“Pollination” by Barbara Ann Yoder
Monday after the AROHO retreat I woke up early, came into my kitchen and looked at the sun—almost an eclipse behind bay fog—then tasted the sweet tang of Meyer lemon, the first fruit borne by my four-year-old tree. I watched a spider tiptoe up my bathroom wall, as if she too had just awakened, her legs as delicate as eyelashes, her eyes bulging to take in as much of the world around her as she could see, a world I thought she might have forgotten to look at during all those years of writing in her quiet, compulsive way. At my desk I noted that she was a spider, not a writer, and that I was an almost awake woman, up and journaling first thing in the morning, breathing in the moist bay air I had missed during my week in the desert, my lips sunburned, my mind filled with love and the humble, bright possibility of being who I am in the world among the women on the mesa under the moon at Ghost Ranch … even while sitting here, at my desk, back at home, the morning after.
All week brilliant, creative women talked, walked, observed, studied, laughed, counseled, wrote, read our work aloud, cheered each other on, made new friends, cherished old friends, and on the last night, danced in jubilation. In her small group Janet Fitch taught us how to be children again in a curious, engaged, unselfconscious way, to go into the world with senses heightened, and to describe our impressions. I learned to touch plants to get a feel for their texture, to smell leaves, to look at the way light shines on them.
As soon as I got home I went into the garden to water, prune, and harvest. The corn I was worried about before the retreat had come in while I was gone. I had not been sure that it would, because the tassels had emerged before I saw any sign of ears, and the silk and tassels must be present together for corn to be fertile. I was surprised to find that this corn, which I had grown from seed, had produced. The color of its silk surprised me too, its rhubarb blush reminding me of a doll I possessed when I was young, a doll whose hair could grow and was somehow—maybe like Rapunzel—a key to her being. I was suddenly curious about this doll, so I went straight from the corn silk to my computer, to a morning of research and writing that brought me memories and story lines I’m eager to explore.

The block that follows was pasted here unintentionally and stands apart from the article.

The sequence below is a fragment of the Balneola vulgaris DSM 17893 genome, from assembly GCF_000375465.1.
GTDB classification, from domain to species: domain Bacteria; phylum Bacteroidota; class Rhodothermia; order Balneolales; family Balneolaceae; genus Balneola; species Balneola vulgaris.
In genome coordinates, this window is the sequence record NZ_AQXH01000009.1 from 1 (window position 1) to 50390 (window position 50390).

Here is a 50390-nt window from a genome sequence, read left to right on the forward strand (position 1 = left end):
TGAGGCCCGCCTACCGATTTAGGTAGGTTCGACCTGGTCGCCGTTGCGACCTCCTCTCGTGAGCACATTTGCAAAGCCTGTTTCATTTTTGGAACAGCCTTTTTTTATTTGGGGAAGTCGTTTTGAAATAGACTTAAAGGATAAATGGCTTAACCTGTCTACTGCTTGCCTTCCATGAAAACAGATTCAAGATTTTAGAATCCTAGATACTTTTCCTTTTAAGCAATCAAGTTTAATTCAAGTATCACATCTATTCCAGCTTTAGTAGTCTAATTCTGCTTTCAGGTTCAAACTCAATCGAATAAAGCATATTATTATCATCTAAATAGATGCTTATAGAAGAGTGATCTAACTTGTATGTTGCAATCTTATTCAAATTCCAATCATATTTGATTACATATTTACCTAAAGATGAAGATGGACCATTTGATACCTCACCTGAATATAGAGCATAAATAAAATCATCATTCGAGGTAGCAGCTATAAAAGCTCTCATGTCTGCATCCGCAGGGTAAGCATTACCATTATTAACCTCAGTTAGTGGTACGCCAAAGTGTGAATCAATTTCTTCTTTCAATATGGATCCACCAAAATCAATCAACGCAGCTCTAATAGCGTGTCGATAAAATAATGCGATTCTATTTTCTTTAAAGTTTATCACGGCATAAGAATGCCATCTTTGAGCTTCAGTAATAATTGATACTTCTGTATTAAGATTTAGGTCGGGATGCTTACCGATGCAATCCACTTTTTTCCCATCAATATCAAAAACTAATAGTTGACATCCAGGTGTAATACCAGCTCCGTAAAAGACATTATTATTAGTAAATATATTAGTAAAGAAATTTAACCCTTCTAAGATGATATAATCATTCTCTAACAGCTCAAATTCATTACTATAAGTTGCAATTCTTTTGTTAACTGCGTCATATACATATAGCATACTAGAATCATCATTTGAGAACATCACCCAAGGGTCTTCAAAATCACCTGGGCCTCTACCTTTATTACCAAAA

It is good to go to an AROHO retreat to bask in the wisdom, generosity, and creative work of the women there and to dance with them in the waves of moonlight. It is good to come home again and to wake up the morning after, more yourself than you used to be.
Share your response to this work, in any form, here
Barbara Ann Yoder Artist Statement:
a family across four generations, from woman suffrage to civil rights. Through AROHO retreats
and ongoing community with a small group of AROHO alums, her stories have blossomed. She
occasionally blogs about women and the writing life at BarbaraAnnYoder.com.